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Sports Direct offers to deliver NHS supplies in its lorries

Oscar Williams-Grut
Senior City Correspondent, Yahoo Finance UK
A view of a closed Sports Direct store. (Nick Potts/PA via AP)

The parent company of Sports Direct has volunteered to deliver NHS supplies around the country in its fleet of lorries.

Chris Wootton, chief financial officer of Frasers Group (FRAS.L), said in a letter sent to Cabinet minister Michael Gove that the company was “keen to help support in whatever way we can our marvellous NHS.”

“The most immediate opportunity for this may be afforded by our fleet of lorries that can travel all around the country and help where possible delivering supplies etc,” Wootton wrote in the letter, which was sent on Wednesday and shared with the media.

Wootton sent the letter to Gove following a call with the minister, in which he also offered support for the NHS.

The offer follows criticism of Frasers Group, formerly known as Sports Direct, over its handling of the national lockdown. The company initially tried to open its stores on Tuesday despite the national shutdown, telling staff it should be classed as an “essential” retailer because it could help keep the nation fit during the crisis.

Gove had told the BBC’s Today Programme Sports Direct had made the “wrong” decision by trying to open stores on Tuesday. Prime Minister Boris Johnson told parliament companies that ignored the lockdown order should “expect the consequences”.

The company abandoned the plan, but still faced criticism for hiking the price of some items online by 50% and leaving the fate of staff on zero hours contracts unclear.

Wootton suggested in his letter to Gove that Frasers Group had consulted with the government before deciding to open stores and insisted the decision was about keeping the nation fit, not making money.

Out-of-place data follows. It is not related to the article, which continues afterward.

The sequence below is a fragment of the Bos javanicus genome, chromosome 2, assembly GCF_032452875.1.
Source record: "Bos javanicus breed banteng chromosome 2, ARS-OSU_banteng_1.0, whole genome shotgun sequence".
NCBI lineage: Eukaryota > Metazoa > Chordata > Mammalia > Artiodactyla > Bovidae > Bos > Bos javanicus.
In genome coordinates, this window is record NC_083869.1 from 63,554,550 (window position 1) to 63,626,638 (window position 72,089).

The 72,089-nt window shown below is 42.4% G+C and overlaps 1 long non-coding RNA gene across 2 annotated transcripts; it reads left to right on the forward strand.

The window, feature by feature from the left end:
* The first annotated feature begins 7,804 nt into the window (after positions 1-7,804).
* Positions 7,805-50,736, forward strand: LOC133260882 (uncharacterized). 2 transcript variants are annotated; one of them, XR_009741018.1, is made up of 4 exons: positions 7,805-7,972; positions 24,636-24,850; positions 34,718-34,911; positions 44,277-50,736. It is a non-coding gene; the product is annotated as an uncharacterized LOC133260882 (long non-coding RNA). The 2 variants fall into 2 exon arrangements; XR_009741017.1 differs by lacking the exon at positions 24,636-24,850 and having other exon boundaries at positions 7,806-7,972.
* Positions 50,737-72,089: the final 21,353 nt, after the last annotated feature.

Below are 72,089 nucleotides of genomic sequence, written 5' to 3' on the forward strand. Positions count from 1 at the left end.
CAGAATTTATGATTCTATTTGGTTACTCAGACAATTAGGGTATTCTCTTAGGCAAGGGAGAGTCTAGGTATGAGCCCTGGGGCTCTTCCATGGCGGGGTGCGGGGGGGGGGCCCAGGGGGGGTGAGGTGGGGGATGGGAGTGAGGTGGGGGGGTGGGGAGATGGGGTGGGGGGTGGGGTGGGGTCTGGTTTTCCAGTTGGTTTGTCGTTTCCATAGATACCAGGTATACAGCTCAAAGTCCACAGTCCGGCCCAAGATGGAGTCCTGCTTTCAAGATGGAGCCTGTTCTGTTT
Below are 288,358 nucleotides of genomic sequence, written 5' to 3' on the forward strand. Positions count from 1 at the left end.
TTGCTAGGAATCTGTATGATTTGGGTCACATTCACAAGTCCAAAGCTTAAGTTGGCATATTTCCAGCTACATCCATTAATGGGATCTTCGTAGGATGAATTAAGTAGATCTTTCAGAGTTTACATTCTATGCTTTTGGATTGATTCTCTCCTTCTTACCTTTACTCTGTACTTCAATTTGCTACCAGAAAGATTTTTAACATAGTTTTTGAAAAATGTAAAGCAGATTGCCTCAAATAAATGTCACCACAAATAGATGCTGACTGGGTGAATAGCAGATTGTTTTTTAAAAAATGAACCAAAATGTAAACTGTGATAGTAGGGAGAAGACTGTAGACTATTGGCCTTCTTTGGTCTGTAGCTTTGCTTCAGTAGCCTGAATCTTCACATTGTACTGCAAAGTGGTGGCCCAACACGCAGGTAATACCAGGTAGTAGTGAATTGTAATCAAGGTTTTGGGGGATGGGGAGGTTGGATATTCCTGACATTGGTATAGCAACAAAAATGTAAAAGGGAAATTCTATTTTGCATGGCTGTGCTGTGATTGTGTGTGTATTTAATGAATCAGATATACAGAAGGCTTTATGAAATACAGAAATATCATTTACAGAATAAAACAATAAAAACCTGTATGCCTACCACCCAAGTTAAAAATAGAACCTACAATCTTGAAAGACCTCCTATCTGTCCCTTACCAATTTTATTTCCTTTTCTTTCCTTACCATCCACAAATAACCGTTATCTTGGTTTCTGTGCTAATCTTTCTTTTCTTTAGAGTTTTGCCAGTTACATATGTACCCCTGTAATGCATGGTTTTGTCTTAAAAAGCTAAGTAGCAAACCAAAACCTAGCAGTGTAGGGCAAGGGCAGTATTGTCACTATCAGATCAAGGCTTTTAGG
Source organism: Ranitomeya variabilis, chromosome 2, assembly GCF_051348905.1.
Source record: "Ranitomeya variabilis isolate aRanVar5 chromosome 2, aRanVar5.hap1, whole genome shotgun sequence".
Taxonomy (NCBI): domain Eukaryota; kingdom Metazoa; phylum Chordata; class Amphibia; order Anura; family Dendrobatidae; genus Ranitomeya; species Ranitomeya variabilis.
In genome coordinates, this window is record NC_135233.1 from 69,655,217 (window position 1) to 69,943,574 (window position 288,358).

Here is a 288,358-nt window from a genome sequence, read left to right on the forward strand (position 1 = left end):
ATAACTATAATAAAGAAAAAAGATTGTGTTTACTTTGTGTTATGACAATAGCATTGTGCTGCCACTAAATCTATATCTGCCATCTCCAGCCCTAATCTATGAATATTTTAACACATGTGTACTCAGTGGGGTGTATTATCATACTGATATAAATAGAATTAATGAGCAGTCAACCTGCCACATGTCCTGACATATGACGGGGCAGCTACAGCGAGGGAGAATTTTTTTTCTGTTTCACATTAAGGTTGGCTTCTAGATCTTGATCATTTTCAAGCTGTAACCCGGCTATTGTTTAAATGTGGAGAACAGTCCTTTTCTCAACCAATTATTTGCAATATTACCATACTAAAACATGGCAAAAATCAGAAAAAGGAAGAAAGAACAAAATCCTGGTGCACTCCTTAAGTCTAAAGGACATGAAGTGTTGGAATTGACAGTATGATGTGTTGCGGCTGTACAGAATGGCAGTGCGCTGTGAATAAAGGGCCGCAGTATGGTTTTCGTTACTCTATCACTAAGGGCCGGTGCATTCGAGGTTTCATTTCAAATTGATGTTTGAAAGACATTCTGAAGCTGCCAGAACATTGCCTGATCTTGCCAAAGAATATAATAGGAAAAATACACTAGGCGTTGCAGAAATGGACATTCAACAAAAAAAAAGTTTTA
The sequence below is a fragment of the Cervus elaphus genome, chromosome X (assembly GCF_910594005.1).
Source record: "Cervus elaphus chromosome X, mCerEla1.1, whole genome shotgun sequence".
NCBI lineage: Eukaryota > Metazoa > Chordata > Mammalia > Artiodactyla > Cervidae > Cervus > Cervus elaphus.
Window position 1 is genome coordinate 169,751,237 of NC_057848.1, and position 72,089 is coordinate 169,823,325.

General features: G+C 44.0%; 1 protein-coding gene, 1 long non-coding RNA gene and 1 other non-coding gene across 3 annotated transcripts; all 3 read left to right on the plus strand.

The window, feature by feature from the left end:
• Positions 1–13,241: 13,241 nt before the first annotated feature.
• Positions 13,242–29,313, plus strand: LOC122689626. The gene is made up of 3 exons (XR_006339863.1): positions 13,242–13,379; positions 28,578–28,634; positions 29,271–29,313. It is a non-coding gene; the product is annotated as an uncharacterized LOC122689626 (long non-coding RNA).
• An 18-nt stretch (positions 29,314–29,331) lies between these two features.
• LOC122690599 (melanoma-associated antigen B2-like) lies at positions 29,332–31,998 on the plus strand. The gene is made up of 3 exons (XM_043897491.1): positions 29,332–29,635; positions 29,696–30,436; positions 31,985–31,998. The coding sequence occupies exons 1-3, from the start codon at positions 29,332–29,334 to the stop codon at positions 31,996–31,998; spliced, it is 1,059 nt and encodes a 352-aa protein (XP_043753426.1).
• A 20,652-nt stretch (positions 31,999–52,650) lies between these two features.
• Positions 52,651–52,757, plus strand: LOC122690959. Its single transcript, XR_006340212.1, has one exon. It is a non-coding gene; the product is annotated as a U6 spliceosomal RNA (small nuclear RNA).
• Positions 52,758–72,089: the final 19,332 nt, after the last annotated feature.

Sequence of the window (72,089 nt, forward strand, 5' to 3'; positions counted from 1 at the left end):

Read more: Sports Direct and JD Wetherspoon bosses questioned over staff treatment

“We wish to make absolutely clear that as a business keeping open any of our stores is completely uncommercial for us at this time,” he wrote.

Wootton also defended Frasers Group’s treatment of staff, saying “the vast majority of employees who were in the categories designated as being vulnerable” had been sent home on full pay.

“Furthermore we voluntarily went further and sought to extend the designated category of the vulnerable to those over 60,” he wrote. “We emphatically do care about our staff.”

Frasers Group owns Sports Direct, House of Frasers, Evans Cycles, and Jack Wills, among others. The company had sales of £3.7bn last year and employs over 29,400 staff. The company has in recent weeks been permanently closing Jack Wills stores across the country.

Rachel Reeves MP, the chair of the Business, Energy and Industrial Strategy (BEIS) Select Committee, wrote to Frasers Group chief executive Mike Ashley on Wednesday asking him how he is protecting staff and calling on him to “step up” during the coronavirus crisis.